VMware CEO Worries About Open Interfaces, Not Microsoft
As Microsoft is making its bid for the virtualization market, established player VMware is more concerned that the interfaces between operating system and related software pieces remain open, according to VMware's CEO.
VMware President Diane Greene said Monday that the virtualization software company isn’t worried about battling Microsoft and Linux distributors but will fight to ensure that the interfaces between the operating system and hypervisor are open.
At VMware's Virtual Infrastructure 3 launch in Cambridge, Mass., Greene said VMware won't fall victim to Microsoft or Linux distributors that incorporate the Xen hypervisor because VMware's platform is far too mature and advanced for rivals to catch up and because customers value virtualization's independence from the operating system.
Unlike rivals’ planned offerings, VMware's Virtual Infrastructure 3 virtualizes an entire infrastructure--not just one server--and offers support for mixed workloads, multiple operating systems and open standards.
Microsoft's planned hypervisor won't be available for another two years, but Greene said VMware vows that Microsoft will not be permitted to use its integration strategy with the operating system to lock customers into its proprietary virtualization API or technology.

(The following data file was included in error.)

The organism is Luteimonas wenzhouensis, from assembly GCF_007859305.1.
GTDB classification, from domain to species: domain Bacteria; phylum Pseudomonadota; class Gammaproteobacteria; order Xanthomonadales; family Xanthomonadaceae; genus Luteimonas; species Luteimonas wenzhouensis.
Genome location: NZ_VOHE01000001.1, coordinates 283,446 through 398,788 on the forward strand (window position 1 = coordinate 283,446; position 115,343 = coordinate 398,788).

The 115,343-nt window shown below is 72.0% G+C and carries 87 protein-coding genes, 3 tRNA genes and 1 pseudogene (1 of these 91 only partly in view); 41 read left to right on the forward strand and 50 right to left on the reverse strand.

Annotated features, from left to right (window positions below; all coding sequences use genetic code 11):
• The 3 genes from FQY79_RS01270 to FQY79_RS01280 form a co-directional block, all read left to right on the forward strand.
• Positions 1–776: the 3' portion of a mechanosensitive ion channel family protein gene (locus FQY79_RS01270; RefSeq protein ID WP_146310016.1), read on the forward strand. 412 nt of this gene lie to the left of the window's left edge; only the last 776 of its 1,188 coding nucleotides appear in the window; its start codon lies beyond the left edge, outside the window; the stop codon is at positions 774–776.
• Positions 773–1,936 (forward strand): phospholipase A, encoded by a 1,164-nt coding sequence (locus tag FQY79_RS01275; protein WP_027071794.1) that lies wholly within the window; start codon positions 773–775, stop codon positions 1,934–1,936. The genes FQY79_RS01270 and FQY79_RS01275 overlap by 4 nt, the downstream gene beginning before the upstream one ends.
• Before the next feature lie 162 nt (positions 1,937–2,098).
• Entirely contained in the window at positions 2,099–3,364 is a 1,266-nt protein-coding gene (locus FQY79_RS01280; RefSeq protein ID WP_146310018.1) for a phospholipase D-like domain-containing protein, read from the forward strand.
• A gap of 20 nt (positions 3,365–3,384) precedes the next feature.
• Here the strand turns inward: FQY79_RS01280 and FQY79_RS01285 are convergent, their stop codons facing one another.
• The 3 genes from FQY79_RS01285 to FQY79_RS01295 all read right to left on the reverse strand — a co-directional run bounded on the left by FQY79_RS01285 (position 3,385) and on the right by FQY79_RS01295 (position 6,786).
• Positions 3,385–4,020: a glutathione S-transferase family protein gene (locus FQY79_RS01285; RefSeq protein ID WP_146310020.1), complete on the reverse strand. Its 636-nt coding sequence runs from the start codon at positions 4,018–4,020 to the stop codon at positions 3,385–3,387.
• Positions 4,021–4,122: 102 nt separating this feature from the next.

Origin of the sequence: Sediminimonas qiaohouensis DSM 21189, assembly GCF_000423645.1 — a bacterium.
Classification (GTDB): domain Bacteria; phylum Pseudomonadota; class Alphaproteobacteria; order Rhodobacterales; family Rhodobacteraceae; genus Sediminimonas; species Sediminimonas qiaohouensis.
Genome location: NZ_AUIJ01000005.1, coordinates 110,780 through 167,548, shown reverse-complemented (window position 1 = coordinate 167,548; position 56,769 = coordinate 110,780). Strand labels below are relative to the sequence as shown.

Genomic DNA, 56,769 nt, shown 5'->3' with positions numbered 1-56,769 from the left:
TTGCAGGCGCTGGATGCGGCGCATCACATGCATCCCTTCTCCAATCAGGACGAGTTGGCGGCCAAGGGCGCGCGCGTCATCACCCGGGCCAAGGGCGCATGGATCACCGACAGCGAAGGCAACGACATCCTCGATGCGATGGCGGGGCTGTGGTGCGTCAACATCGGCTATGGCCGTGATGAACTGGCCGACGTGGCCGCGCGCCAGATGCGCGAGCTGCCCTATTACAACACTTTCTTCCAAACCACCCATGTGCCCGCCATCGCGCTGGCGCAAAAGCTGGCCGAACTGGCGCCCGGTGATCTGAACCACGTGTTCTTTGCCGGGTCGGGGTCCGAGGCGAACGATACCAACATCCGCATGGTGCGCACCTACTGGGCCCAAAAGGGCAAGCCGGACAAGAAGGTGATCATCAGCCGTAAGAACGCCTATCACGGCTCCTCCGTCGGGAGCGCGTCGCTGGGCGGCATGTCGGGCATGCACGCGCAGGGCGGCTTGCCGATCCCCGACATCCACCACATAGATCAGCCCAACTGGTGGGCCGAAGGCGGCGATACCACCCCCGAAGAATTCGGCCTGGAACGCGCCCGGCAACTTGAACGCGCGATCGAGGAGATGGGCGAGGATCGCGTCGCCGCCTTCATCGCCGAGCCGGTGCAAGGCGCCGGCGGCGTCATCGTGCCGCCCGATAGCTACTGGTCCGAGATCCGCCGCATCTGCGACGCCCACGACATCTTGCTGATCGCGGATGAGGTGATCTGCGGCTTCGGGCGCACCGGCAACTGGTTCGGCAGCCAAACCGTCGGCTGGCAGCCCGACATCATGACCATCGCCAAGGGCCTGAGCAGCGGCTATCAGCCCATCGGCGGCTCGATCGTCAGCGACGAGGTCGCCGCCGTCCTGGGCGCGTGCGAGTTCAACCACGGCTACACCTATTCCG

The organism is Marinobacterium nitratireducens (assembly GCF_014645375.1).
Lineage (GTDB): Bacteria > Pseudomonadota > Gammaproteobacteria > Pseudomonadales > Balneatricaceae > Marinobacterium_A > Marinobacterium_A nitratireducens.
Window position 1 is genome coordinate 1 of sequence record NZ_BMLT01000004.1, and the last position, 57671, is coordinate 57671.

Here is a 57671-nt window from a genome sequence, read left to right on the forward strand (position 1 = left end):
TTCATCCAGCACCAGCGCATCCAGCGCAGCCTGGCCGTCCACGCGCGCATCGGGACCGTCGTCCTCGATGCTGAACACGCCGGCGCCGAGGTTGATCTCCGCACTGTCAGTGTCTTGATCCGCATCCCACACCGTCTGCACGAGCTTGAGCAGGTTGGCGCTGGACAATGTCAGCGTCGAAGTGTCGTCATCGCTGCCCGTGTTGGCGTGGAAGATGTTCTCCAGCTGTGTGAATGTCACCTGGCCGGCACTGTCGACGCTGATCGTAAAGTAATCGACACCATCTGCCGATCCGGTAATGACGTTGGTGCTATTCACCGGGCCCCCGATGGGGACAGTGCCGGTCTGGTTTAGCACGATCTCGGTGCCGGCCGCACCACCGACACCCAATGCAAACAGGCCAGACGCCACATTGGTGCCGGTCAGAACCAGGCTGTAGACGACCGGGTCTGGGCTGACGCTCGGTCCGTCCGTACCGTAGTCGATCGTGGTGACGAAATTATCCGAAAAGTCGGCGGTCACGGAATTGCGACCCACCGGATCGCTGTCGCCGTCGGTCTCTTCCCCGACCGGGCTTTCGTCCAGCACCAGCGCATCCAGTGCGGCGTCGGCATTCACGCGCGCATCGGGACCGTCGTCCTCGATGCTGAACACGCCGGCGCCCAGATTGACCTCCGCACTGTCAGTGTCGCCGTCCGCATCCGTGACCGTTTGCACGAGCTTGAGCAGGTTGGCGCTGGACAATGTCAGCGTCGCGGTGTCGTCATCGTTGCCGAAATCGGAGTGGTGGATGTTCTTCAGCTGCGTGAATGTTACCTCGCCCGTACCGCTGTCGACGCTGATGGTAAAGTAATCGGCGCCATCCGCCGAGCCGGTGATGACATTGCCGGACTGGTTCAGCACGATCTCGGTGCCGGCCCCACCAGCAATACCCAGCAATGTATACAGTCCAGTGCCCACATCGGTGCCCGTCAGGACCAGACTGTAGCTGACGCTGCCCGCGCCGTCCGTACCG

"We all want to make sure that is open and freely available to anyone and is not used as a way to get proprietary advantage," Greene said. "It would be a real shame for this industry to go in that direction."
VMware launched its third-generation platform as the virtualization battleground shifts from stand-alone offerings to the operating system layer.
This year, Novell and Red Hat are expected to ship Linux OS upgrades with Xen hypervisor built in. And two weeks ago, Microsoft--which currently sells its stand-alone Virtual Server 2005 R2 product--announced plans to speed up development of a native virtualization hypervisor for the Windows server operating system as well as a management platform within two years.
At the VMware launch, one VMware customer said he’s not ruling out the possibility of cost benefits associated with having a hypervisor in the operating system but noted that he’s pleased with the return on investment he’s now getting from VMware.
"We've done a lot of Windows, some Linux, and now we'll do Solaris," said Jeff Hunter, a system engineer at Nationwide Insurance, Columbus, Ohio. “We looked at Microsoft Virtual Server and decided to stay with VMware. It was easy to figure out because VMware's VMotion is a key feature and the infrastructure is decoupled from the operating system, [which] makes it more efficient, secure and easier to manage."
VMware pioneered virtualization on the Intel platform and will lobby to ensure that the interface between the hardware and the hypervisor--as well as file formats and management interfaces--are open and standards-based.
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